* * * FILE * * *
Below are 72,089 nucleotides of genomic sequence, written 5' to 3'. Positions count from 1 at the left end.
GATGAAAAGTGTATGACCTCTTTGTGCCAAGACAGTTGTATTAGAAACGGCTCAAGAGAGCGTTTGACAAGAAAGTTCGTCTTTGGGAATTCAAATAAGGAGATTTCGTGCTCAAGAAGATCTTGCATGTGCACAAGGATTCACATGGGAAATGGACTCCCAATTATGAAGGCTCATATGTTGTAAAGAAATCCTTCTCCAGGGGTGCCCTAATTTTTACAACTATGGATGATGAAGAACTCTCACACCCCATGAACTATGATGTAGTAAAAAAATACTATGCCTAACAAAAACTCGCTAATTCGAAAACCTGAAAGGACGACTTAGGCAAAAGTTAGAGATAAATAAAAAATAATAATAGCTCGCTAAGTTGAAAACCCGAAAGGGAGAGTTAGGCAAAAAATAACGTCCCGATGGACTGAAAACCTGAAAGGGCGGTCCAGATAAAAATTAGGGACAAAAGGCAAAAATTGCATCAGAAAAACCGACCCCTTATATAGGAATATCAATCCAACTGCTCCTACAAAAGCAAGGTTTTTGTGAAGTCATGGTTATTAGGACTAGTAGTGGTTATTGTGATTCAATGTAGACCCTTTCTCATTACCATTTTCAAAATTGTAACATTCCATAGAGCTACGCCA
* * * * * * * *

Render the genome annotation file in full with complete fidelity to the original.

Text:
Below are 72,089 nucleotides of genomic sequence, written 5' to 3'. Positions count from 1 at the left end.
GATGAAAAGTGTATGACCTCTTTGTGCCAAGACAGTTGTATTAGAAACGGCTCAAGAGAGCGTTTGACAAGAAAGTTCGTCTTTGGGAATTCAAATAAGGAGATTTCGTGCTCAAGAAGATCTTGCATGTGCACAAGGATTCACATGGGAAATGGACTCCCAATTATGAAGGCTCATATGTTGTAAAGAAATCCTTCTCCAGGGGTGCCCTAATTTTTACAACTATGGATGATGAAGAACTCTCACACCCCATGAACTATGATGTAGTAAAAAAATACTATGCCTAACAAAAACTCGCTAATTCGAAAACCTGAAAGGACGACTTAGGCAAAAGTTAGAGATAAATAAAAAATAATAATAGCTCGCTAAGTTGAAAACCCGAAAGGGAGAGTTAGGCAAAAAATAACGTCCCGATGGACTGAAAACCTGAAAGGGCGGTCCAGATAAAAATTAGGGACAAAAGGCAAAAATTGCATCAGAAAAACCGACCCCTTATATAGGAATATCAATCCAACTGCTCCTACAAAAGCAAGGTTTTTGTGAAGTCATGGTTATTAGGACTAGTAGTGGTTATTGTGATTCAATGTAGACCCTTTCTCATTACCATTTTCAAAATTGTAACATTCCATAGAGCTACGCCA